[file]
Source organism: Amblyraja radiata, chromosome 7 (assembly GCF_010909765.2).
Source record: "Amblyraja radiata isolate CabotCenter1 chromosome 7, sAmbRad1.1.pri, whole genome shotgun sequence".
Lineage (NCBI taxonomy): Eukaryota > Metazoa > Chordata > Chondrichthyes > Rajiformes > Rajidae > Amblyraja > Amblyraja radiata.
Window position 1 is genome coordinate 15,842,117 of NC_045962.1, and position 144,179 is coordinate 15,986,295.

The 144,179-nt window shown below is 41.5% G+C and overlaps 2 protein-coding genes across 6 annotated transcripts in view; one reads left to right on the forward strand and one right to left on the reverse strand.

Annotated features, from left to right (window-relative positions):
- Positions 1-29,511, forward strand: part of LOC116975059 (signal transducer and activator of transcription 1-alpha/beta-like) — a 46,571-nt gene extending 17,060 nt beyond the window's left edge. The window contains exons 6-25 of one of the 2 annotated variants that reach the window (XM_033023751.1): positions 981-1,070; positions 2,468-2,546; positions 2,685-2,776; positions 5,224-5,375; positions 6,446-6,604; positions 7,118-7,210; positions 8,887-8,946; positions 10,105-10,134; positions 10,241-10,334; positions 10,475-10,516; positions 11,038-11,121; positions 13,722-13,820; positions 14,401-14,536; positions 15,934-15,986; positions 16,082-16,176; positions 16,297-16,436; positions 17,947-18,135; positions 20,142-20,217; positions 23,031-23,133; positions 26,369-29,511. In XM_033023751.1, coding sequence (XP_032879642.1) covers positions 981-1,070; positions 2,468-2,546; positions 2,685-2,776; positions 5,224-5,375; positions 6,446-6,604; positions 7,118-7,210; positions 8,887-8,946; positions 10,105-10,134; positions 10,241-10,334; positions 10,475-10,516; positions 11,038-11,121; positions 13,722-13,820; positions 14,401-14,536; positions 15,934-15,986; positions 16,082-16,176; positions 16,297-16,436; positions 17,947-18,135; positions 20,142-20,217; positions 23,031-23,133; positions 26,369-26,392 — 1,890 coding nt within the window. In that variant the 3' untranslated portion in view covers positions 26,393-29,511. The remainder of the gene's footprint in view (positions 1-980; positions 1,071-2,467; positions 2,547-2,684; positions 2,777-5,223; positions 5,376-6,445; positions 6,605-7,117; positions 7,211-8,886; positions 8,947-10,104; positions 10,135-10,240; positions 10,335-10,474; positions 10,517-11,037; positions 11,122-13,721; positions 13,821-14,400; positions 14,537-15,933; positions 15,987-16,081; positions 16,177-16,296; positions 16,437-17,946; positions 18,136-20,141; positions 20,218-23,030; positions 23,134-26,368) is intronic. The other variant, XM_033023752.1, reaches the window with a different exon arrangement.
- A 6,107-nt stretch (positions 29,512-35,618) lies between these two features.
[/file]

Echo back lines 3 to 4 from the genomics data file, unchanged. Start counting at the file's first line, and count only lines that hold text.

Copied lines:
Lineage (NCBI taxonomy): Eukaryota > Metazoa > Chordata > Chondrichthyes > Rajiformes > Rajidae > Amblyraja > Amblyraja radiata.
Window position 1 is genome coordinate 15,842,117 of NC_045962.1, and position 144,179 is coordinate 15,986,295.